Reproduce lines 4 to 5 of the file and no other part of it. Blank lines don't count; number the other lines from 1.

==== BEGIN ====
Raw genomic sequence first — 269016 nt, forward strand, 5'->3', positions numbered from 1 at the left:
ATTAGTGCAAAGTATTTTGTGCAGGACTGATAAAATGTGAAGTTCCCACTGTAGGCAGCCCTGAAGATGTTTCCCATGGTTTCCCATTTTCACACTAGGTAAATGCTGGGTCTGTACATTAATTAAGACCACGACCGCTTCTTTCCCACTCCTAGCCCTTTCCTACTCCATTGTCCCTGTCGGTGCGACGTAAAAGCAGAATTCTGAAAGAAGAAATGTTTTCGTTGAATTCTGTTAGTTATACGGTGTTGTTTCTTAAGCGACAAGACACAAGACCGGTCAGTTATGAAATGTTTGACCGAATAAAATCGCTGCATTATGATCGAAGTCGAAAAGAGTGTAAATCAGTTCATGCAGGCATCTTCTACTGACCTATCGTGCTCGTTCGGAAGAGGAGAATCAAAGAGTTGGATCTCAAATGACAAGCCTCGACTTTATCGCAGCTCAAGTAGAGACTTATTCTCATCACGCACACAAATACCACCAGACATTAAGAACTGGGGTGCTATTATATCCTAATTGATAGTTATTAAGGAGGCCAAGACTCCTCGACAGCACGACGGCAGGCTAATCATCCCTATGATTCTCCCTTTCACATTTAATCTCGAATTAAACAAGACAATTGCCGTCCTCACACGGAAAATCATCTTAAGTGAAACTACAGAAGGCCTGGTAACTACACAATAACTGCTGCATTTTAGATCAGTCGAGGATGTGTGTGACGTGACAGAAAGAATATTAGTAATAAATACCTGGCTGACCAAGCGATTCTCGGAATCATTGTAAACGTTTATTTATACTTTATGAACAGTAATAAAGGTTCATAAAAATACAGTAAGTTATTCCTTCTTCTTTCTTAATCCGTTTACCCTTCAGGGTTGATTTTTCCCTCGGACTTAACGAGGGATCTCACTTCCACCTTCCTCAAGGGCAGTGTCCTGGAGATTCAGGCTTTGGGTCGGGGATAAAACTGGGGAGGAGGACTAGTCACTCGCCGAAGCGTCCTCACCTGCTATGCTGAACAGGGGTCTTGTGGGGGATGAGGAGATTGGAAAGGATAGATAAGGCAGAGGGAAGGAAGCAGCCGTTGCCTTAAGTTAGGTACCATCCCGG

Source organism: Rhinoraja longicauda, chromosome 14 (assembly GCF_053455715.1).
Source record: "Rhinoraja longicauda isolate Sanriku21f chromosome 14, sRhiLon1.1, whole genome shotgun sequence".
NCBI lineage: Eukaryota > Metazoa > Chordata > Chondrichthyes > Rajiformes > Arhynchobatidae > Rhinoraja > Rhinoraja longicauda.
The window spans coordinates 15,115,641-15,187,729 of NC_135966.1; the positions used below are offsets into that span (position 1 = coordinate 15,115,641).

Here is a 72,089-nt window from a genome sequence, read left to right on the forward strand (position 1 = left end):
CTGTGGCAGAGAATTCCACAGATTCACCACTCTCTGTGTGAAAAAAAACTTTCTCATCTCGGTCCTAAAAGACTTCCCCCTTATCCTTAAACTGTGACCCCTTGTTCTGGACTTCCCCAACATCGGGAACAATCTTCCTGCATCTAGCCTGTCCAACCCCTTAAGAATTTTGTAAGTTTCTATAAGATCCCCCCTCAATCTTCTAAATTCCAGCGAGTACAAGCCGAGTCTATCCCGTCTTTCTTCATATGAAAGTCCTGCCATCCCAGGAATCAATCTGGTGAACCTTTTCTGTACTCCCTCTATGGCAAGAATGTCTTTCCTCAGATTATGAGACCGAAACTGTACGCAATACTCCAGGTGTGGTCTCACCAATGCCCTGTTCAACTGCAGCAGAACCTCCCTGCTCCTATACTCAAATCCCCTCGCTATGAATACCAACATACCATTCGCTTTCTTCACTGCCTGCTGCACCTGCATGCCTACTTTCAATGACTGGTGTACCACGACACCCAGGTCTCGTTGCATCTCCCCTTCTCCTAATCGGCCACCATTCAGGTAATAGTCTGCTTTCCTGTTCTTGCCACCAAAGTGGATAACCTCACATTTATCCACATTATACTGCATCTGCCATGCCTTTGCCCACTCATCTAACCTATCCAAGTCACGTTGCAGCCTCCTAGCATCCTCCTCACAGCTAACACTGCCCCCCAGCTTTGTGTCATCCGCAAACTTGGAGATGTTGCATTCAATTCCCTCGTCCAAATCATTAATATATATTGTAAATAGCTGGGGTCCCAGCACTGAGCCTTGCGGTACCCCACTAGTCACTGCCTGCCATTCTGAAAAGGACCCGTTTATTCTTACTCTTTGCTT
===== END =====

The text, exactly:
Source record: "Rhinoraja longicauda isolate Sanriku21f chromosome 14, sRhiLon1.1, whole genome shotgun sequence".
NCBI lineage: Eukaryota > Metazoa > Chordata > Chondrichthyes > Rajiformes > Arhynchobatidae > Rhinoraja > Rhinoraja longicauda.